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Adad · Ashnan
Asaruludu · Enbilulu
Enkimdu · Ereshkigal
Inanna · Lahar
Nanshe · Nergal
· Nidaba
Ningal · Ninisinna
Ninkasi · Ninlil
Ninurta · Nusku
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Annunaki

In Sumerian religion, Ninlil (𒀭𒊩𒌆𒆤 DNIN.LÍL"lady of the open field" or "Lady of the Air"), first called Sud, in Assyrian called Mullitu, is the consort goddess of Enlil. Her parentage is variously described. Most commonly she is called the daughter of Haia (god of stores) and Nunbarsegunu (or Ninshebargunnu (a goddess of barley) or Nisaba). Other sources call her a daughter of An and Nammu.

She lived in Dilmun with her family. Raped and ravaged by her (now-present) husband Enlil, who impregnated her with water, she conceived a boy, Nanna/Suen, the future moon god. As punishment Enlil was dispatched to the underworld kingdom of Ereshkigal, where Ninlil joined him. Enlil impregnated her disguised as the gatekeeper, whereupon she gave birth to their son Nergal, god of death. In a similar manner she conceived the underworld god Ninazu when Enlil impregnated her disguised as the man of the river of the nether world, a man-devouring river. Later Enlil disguised himself as the man of the boat, impregnating her with a fourth deity Enbilulu, god of rivers and canals, these act as substitutes for Nanna/Suen to ascend. [1]. In some texts Ninlil is also the mother of Ninurta.

After her death, she became the goddess of the air, like Enlil. She may be the Goddess of the South Wind referred to in the story of Adapa, as her husband Enlil was associated with northerly winter storms. As "Lady Air" she may be associated with the figure of the Akkadian demon "Lil-itu", thought to have been the origin of the Biblical Lilith.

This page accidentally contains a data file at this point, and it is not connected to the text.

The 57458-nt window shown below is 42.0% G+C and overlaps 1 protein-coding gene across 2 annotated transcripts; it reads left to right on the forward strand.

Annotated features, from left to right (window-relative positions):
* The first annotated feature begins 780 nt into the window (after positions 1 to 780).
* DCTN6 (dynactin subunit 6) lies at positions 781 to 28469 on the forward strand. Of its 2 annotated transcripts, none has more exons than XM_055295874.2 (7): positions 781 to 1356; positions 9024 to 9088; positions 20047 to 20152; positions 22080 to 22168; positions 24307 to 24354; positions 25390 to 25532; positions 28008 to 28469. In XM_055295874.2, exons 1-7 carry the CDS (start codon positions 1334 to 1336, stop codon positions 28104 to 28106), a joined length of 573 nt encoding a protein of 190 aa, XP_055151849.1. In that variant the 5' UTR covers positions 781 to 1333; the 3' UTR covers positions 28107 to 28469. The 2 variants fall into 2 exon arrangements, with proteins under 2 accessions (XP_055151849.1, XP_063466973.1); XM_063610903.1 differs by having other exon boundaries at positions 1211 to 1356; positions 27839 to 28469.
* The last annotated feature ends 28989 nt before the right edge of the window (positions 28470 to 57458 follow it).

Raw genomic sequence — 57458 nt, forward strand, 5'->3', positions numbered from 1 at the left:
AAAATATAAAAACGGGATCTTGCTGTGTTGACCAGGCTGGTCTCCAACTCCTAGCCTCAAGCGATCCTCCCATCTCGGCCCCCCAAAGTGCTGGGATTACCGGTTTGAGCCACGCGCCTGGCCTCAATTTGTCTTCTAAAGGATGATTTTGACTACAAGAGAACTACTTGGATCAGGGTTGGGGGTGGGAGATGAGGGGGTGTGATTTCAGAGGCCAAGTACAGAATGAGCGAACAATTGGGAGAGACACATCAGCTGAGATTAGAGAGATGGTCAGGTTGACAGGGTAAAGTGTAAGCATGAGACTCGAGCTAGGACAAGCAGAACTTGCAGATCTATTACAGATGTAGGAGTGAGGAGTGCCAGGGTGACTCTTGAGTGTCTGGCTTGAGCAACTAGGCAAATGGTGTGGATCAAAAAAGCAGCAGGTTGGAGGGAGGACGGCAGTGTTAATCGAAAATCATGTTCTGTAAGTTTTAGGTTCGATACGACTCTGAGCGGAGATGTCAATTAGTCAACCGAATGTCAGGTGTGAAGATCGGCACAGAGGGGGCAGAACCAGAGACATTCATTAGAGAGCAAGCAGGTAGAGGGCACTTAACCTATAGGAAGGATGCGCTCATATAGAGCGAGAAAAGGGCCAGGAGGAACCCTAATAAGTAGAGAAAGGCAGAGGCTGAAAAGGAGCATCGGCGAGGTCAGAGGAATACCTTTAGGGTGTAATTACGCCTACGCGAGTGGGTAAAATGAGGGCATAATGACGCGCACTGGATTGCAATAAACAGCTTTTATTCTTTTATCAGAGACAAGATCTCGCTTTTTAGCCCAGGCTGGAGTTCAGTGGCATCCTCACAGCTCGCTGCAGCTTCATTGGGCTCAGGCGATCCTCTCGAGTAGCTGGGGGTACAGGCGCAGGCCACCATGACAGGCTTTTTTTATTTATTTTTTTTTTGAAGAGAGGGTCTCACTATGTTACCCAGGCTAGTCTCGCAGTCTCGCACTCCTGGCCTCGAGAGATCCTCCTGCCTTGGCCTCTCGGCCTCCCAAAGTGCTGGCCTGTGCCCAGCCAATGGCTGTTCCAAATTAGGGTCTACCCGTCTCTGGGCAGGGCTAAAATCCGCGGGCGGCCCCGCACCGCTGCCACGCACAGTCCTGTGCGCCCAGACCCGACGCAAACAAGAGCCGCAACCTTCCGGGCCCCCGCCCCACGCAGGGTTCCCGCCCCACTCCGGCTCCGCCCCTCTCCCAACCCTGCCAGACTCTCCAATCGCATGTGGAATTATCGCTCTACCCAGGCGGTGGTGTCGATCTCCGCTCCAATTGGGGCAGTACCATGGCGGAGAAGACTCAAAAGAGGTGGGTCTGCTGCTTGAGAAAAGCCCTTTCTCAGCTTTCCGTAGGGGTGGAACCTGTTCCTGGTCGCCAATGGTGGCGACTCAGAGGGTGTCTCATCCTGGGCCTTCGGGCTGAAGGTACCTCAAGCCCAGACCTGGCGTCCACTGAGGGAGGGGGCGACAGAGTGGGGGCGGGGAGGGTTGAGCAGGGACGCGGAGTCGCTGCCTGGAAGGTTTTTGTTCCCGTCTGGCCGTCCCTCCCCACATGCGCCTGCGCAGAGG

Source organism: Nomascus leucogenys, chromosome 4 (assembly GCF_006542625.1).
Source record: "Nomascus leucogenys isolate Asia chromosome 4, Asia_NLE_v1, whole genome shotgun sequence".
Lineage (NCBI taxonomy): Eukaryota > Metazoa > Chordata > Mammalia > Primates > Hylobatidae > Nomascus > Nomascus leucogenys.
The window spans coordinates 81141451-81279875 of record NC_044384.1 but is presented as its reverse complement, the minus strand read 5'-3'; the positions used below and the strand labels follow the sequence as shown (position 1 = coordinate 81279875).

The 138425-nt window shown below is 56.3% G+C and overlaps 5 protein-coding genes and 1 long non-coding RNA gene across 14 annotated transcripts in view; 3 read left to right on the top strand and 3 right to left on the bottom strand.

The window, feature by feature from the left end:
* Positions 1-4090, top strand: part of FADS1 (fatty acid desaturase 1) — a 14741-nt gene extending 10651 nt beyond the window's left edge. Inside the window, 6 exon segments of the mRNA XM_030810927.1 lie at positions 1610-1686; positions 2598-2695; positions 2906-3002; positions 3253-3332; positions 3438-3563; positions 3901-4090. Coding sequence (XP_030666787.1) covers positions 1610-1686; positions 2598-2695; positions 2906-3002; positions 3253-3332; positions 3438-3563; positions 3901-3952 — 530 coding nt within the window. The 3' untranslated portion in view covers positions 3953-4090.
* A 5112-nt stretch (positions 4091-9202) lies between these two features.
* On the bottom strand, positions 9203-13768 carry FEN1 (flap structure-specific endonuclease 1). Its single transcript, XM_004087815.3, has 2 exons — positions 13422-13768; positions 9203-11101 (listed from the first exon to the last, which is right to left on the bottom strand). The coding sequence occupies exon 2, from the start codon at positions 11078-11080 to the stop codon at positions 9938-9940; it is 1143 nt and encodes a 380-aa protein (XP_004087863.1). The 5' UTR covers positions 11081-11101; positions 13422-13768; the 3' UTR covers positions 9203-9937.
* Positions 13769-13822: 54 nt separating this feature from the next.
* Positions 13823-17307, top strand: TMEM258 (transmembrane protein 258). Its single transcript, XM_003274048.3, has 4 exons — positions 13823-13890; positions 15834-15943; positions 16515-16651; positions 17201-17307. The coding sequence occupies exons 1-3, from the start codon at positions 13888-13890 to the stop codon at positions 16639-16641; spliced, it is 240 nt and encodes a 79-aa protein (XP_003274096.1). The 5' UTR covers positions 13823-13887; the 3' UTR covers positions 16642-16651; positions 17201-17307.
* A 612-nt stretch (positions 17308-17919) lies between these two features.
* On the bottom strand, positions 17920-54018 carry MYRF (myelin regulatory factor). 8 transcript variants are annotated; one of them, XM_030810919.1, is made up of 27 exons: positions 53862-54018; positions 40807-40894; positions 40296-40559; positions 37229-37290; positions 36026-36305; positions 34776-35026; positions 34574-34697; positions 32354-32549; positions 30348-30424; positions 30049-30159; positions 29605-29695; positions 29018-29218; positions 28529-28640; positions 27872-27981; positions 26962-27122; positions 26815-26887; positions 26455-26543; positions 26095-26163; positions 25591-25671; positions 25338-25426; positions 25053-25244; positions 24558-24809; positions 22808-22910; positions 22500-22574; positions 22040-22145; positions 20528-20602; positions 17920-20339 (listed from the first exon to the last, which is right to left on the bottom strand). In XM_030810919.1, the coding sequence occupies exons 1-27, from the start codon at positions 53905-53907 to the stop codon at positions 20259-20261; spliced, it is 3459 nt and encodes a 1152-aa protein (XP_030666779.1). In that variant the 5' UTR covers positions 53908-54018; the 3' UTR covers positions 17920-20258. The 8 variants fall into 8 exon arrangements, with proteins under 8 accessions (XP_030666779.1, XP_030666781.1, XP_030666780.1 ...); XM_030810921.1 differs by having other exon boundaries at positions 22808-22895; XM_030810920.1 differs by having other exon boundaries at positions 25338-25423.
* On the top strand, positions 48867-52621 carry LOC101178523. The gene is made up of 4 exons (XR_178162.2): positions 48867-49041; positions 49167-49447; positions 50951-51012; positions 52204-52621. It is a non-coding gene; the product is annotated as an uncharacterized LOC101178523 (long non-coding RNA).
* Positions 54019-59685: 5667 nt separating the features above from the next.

When Sud gets the name of Ninlil, wife of Enlil

In the sleeping quarters, in the flowered bed fragrant like a cedar forest, Enlil made love to his wife and took great pleasure in it. He sat her on his dais appropriate to the status of Enlil, and made the people pray to her. The lord whose statements are powerful also determined a fate for the Lady (Aruru) , the woman of his favour; he gave her the name Nintur, the 'Lady who gives birth', the 'Lady who spreads her knees'. (...) Proud woman, surpassing the mountains! You who always fulfil your desires -- from now on, Sud, Enlil is the king and Ninlil is the queen. The goddess without name has a famous name now, …… [2]

References

Michael Jordan, Encyclopedia of Gods, Kyle Cathie Limited, 2002

External links

Some or all of this article is forked from Wikipedia. The original article was at Ninlil. The list of authors can be seen in the page history.

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